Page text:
Messaging-centric Clients: About three years ago, new messaging-centric team collaboration clients and applications emerged overshadowing the more utilitarian concept of the traditional UC clients and interfaces. Messaging-centric clients and apps seek to deliver several key benefits, including improved user experience, collaborative team spaces, integration of real-time with non-real-time communications; agile product updates; gamification; and access to anytime/anywhere information.
Today, notable examples of these messaging-centric clients include Slack, HipChat, Redbooth, and Bitrix24, from independent collaboration vendors and Circuit by Unify, Spark by Cisco, Glip by RingCentral, and Rainbow by Alcatel-lucent Enterprise from call control vendors.
We estimate that while there are around 8 million daily active users of messaging-centric clients today, the number is expected to considerably grow as more millennials penetrate the workspace and standard office workers get more accustomed to using these types of persistent group conversations.
The Skype Effect: The Skype for Consumer version has been around for more than a decade, and we estimate that there are around 116 million business workers using Skype for Consumer to conduct business, especially within the small- and medium-sized businesses (SMB) sector. Since the launch of Skype for Business, Microsoft’s latest release of its flagship enterprise UC solution previously branded as Lync, the vendor has been encouraging businesses to move to the new platform. In spite of this, however, we have noticed that various businesses continue to use Skype for Consumers, especially within organizations with no perceived need for business-grade functionality, including administrative roles, large conference meetings, deeper integration with Outlook and Office, or PBX replacement.
Nevertheless, we expect the installed base of business users using Skype for Consumer to decrease mainly due to the increase of the installed base of Skype for Business as well as due to competitive pressures from other new or existing collaborative solutions.
Communications APIs: Communications platform-as-a-service (cPaaS) providers, such as Twilio, Plivo, Flowroute, and Vonage/Nexmo, have been providing APIs helping businesses and developers to increasingly embed communications features such as voice, video, and short message service (SMS) text messages within their applications, web sites, and business processes.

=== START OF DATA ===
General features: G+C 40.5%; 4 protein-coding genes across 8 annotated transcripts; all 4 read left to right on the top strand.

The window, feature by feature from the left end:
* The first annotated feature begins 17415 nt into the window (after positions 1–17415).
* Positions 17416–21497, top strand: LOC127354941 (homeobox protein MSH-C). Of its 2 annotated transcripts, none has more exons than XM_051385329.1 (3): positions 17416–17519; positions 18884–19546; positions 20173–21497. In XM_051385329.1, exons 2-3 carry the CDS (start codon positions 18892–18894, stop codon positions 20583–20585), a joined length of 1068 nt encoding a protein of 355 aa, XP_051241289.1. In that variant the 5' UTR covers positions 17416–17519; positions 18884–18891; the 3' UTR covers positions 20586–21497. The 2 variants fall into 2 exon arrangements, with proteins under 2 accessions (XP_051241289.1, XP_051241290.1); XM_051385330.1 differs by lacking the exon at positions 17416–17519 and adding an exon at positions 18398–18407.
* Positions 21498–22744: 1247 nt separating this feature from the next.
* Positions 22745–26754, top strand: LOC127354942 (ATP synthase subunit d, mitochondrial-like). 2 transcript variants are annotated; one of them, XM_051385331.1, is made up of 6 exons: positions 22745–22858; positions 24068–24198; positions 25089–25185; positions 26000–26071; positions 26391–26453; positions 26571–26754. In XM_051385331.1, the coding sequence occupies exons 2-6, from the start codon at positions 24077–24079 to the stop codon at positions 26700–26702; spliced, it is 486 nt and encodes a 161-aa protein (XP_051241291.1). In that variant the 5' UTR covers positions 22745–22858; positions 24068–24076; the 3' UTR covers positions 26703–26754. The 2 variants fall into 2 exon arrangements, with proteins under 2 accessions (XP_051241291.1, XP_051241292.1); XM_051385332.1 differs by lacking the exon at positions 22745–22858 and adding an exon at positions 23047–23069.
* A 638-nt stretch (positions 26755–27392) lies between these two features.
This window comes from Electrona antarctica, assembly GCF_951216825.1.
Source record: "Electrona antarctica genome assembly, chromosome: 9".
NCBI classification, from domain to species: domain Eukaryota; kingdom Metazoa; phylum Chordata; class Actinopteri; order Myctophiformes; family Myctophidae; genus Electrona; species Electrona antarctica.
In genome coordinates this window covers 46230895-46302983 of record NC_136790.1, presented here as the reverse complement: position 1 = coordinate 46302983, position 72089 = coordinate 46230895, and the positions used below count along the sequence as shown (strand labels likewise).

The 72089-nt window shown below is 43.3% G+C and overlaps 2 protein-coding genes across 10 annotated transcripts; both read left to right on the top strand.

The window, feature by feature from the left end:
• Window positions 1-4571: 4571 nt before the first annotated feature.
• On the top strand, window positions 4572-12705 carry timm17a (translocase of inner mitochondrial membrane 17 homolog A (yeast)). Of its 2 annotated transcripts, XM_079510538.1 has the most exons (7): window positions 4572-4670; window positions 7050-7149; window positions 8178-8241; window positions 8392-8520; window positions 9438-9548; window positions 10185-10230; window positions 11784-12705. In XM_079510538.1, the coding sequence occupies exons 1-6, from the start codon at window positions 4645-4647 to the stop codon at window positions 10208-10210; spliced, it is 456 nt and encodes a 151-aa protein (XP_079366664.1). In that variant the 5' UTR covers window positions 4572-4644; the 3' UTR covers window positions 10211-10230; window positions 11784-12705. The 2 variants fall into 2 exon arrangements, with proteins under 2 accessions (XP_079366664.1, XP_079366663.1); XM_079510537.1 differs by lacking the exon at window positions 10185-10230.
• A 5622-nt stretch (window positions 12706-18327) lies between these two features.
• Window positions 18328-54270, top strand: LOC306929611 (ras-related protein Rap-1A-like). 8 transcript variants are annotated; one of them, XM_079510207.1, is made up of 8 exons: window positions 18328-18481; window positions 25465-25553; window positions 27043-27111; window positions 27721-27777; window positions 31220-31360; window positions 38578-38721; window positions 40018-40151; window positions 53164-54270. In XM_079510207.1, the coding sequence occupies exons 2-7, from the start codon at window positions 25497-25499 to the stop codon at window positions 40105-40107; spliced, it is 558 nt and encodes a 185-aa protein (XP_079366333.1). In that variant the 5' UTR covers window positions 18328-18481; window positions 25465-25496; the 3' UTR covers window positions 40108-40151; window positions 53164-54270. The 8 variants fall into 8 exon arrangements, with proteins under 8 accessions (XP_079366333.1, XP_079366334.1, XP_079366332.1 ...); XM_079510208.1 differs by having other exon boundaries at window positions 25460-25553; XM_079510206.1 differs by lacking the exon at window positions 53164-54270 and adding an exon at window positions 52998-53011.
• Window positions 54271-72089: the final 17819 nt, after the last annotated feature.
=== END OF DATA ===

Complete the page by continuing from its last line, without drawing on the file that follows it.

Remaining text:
With communications APIs, a separate communications client is no longer needed since communications capabilities become building blocks that can be exported or embedded within other business-related applications or processes, instead of being deployed as siloed communications solutions. The growing use of Communications APIs by IT developers is driving the use of software communications and collaboration among businesses, mainly in the contact center space. Communications APIs are enabling businesses to build cloud contact centers from the ground up or move existing contact centers faster to PC-based communications in the cloud. While we have not yet quantified the market of cPaaS, we acknowledge that the addressable market is large and the business model can be disruptive for more traditional UCC solutions.
What Software Communications Means for Business
Emerging technologies are considerably reshaping the way organizations and business users communicate. Ten years ago, most of the businesses communications were conducted via the PSTN with the use of business desk phones. Today, more and more business users conduct their calls via software communications and collaboration tools. The phone is still there to help, but traffic has been considerably shifted to these evolving forms of software communications. With the massive proliferations of different types of software communications clients, applications, and solutions, it is likely that more business users will shift their daily conversations to these types of software-centric experiences.